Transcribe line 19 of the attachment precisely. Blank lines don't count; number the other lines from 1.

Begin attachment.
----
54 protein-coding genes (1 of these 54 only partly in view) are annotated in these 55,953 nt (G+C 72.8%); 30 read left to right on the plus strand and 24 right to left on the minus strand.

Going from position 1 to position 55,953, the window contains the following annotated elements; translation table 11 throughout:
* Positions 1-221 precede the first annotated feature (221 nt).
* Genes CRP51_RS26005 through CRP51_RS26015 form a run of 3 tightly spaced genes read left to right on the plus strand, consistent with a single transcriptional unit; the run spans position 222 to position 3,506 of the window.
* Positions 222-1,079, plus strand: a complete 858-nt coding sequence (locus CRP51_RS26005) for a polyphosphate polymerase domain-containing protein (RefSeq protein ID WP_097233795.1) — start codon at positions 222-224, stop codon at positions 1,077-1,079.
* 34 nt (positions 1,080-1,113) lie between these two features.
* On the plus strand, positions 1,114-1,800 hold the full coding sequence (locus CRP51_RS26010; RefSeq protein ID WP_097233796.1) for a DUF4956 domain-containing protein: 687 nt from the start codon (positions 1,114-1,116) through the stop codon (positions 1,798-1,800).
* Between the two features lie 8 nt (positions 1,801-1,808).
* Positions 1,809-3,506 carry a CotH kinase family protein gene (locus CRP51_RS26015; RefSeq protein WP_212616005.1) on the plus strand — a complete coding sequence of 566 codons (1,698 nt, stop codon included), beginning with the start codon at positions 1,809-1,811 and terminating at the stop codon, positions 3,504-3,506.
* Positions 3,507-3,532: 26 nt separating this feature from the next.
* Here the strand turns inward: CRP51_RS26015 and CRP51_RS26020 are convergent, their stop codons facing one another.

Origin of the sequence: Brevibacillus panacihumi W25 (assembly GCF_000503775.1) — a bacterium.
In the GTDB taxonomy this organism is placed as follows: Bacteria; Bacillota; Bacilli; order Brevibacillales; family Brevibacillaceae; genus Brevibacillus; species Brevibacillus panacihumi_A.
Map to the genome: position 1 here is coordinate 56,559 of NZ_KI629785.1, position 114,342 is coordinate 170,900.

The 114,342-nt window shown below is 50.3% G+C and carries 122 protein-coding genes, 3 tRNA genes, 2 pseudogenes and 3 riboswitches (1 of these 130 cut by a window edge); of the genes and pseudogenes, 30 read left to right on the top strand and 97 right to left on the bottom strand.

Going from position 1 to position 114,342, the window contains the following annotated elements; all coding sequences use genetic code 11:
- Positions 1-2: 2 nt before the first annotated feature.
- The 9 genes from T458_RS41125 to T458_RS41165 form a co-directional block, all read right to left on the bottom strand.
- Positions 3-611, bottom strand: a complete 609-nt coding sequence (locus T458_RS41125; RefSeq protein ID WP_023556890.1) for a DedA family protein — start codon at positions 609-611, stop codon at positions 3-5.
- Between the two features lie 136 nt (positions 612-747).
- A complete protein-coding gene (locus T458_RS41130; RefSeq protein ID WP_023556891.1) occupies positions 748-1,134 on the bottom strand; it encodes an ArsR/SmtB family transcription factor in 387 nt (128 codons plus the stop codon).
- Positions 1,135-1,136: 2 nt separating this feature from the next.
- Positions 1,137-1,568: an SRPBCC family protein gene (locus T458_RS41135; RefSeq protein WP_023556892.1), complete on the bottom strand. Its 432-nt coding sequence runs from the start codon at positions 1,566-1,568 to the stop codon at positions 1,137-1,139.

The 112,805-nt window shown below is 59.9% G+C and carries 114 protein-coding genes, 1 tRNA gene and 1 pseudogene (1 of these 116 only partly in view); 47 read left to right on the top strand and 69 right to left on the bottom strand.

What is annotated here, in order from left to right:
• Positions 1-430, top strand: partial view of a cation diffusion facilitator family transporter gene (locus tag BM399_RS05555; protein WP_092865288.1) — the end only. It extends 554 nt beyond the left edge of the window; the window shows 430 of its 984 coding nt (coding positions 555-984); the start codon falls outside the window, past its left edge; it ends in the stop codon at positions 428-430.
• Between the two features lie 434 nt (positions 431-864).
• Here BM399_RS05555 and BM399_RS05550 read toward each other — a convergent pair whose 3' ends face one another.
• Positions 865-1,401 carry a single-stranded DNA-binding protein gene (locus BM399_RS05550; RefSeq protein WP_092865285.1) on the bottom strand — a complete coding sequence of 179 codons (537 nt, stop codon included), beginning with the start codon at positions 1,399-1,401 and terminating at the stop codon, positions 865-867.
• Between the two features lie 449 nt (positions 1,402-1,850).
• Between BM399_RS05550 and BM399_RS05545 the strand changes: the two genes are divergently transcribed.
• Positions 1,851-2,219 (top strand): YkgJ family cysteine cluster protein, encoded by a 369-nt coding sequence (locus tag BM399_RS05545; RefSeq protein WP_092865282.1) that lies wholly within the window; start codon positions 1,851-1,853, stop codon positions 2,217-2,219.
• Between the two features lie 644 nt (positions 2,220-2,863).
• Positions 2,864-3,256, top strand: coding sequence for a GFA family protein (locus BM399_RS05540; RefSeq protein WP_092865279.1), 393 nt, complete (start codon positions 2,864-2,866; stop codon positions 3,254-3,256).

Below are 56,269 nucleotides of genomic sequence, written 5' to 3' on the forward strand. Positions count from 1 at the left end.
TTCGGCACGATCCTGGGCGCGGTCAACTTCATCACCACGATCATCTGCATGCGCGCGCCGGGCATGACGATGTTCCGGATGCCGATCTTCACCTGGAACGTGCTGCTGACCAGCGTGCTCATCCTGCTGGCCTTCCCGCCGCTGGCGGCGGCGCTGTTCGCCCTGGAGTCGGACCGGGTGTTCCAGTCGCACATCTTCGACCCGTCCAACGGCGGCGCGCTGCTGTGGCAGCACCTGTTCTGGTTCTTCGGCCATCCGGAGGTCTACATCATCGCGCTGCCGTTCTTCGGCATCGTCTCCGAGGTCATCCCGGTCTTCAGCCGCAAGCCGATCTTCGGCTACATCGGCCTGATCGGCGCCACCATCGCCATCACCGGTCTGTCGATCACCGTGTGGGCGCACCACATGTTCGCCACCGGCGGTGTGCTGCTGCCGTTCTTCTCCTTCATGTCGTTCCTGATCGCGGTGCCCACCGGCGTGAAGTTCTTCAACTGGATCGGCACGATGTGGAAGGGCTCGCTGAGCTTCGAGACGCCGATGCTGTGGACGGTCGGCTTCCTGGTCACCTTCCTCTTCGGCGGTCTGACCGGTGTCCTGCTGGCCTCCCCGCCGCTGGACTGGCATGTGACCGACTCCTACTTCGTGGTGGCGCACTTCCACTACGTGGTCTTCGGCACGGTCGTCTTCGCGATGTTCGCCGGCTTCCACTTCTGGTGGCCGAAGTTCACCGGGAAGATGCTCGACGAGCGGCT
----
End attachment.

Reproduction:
- Positions 3-611, bottom strand: a complete 609-nt coding sequence (locus T458_RS41125; RefSeq protein ID WP_023556890.1) for a DedA family protein — start codon at positions 609-611, stop codon at positions 3-5.